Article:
Rails Girls is an international phenomenon. Founded in Finland in 2010, by Linda Liukas and Karri Saarinen, the programming workshop has become a globally established success. All around the world workshops are being held teaching women how to code, using the framework of Ruby on Rails. “Opening up IT to women and women to IT”, is the expressed goal of the non-profit organization.
Making more women interested in programming
Magda Malinowska, one of our talented Backend developers, is an organizer of Rails Girls in Poland.
“I think the main aim of Rails Girls is to show that programming is not some magic thing that is unavailable to women.”
Magda has been organizing the 2-day weekend workshop since the first edition of Rails Girls in Warsaw, six years ago.
“It was announced that the first workshop was being postponed, so I asked if I could help organize it.”
As an organizer, she deals with the many practical parts of setting up and arranging a workshop of 45 attendees divided into 15 groups of 3 women and one coach in each.
Programming not scary or difficult
Magda is not the only Fieldly developer encouraging girls and women to explore the possibilities of IT and programming. Backend developer Olga Grabek and Fieldly CTO Tomasz Warkocki got involved with the workshop event through Magda and now act as coaches. The upcoming Warsaw event, the sixth edition held in the city, will be Tomasz’s third time as a coach at Rails Girls.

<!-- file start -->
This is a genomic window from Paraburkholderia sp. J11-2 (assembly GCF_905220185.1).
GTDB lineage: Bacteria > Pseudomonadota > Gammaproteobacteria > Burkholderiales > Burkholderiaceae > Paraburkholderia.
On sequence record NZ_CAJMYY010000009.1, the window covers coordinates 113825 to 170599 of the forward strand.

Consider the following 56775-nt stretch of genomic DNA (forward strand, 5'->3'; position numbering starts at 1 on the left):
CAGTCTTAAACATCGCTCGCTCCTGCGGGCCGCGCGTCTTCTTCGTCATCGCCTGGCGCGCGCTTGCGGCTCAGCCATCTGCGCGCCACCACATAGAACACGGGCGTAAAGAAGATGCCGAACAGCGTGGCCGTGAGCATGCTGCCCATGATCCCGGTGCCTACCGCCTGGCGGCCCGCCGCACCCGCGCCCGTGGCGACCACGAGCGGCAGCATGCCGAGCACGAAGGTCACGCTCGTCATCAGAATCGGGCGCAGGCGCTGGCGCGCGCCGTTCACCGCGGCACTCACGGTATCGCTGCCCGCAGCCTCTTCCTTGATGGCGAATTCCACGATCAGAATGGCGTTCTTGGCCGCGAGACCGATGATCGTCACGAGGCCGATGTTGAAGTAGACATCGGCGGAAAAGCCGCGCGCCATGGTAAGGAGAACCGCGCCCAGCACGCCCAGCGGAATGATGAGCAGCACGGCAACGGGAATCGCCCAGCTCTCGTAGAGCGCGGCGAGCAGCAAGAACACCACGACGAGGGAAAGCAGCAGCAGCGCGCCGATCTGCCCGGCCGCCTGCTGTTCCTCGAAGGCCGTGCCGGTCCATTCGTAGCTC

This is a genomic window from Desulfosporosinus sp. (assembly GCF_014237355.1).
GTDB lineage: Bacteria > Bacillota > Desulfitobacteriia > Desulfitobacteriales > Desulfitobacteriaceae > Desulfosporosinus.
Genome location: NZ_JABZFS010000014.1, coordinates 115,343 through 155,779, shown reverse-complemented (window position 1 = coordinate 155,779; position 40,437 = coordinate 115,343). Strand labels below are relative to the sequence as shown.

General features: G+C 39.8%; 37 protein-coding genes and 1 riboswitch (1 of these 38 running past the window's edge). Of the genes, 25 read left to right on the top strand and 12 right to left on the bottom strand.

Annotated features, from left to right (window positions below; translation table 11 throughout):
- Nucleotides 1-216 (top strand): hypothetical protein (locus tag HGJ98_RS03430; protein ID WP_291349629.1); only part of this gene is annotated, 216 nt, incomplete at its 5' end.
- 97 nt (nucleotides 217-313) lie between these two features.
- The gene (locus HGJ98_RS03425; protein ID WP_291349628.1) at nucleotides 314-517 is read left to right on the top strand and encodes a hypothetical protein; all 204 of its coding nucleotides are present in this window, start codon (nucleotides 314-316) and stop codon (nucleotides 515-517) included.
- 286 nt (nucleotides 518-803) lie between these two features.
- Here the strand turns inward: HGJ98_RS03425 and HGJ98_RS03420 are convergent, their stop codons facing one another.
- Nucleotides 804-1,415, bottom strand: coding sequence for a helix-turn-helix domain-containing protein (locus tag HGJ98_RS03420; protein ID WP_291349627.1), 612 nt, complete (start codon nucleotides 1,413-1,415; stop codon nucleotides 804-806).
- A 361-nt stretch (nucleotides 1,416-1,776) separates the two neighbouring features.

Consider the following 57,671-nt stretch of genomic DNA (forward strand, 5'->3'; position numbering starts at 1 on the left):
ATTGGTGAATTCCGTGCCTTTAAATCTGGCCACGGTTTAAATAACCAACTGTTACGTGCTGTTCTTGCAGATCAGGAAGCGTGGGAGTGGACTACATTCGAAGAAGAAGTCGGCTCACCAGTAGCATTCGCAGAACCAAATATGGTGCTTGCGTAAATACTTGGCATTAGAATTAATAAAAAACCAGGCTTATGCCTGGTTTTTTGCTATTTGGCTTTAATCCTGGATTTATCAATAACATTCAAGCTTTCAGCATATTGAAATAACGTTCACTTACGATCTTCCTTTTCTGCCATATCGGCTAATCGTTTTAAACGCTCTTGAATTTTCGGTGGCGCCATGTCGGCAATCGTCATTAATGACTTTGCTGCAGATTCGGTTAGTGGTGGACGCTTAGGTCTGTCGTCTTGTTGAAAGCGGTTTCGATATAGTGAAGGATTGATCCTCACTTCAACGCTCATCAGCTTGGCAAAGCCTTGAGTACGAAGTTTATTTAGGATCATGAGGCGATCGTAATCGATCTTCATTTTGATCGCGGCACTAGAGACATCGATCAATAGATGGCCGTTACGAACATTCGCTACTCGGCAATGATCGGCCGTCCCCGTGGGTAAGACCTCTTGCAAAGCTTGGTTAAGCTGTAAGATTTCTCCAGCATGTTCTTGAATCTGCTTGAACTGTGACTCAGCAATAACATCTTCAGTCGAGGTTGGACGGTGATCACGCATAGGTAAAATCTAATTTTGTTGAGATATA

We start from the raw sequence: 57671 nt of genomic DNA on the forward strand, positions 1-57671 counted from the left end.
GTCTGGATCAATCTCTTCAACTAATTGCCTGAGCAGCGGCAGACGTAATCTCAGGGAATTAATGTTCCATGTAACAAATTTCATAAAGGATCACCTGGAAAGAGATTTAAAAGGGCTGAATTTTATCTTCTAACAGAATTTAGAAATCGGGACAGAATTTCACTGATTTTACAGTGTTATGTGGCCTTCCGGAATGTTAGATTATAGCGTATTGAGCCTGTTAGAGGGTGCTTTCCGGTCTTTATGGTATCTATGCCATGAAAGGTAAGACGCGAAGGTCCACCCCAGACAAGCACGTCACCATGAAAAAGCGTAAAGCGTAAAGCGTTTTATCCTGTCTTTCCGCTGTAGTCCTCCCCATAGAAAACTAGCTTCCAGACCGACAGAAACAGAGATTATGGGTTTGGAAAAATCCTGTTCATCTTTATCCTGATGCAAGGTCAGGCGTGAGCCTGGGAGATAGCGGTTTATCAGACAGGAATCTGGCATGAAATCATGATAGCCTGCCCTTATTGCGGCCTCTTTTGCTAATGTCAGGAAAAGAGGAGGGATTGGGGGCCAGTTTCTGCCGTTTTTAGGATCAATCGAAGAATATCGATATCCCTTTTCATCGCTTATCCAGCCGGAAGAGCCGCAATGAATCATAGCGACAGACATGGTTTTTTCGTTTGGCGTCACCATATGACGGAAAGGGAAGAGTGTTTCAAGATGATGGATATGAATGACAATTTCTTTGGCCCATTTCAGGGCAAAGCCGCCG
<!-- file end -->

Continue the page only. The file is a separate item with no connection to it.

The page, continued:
“I work with a group of three girls. We create a micro web application using the Ruby on Rails framework.”
The web application is, however, not the number one priority of the event. The purpose is rather to introduce women that are not normally involved in tech to programming and teach them foundational and useful skills. Tomasz explains:
“As a coach I’m trying to prove, mainly to women coming from outside IT, that programming is neither scary nor difficult.”
To Magda the reason for being involved in Rails Girls is much the same as for Tomasz.
“We want to inspire and show tools that help women understand technology. And we want to motivate them to try and build something.”
Rails Girls inspires a mental change
Many Rails Girls attendees have been surprised to find they like coding a lot and some have pursued careers as programmers. Even if not all Rails Girls take up programming as a profession, their understanding of the field has been broadened.
“Some find their place in other fields that are connected to programming. For some it’s just a nice experience; they learn something and put that knowledge to use at work or in their spare time.”
Rails Girls can be said to have created an eco-system of girls and women who attend editions of the event and later return as coaches and mentors. The desire to create and make things becomes contagious and the coding bug has been known to find its way to many attendants.
“Sometimes Rails Girls make a difference in the path women choose for themselves. When it doesn’t, it’s still a mental change. They are more willing to try something that looks scary at first sight.”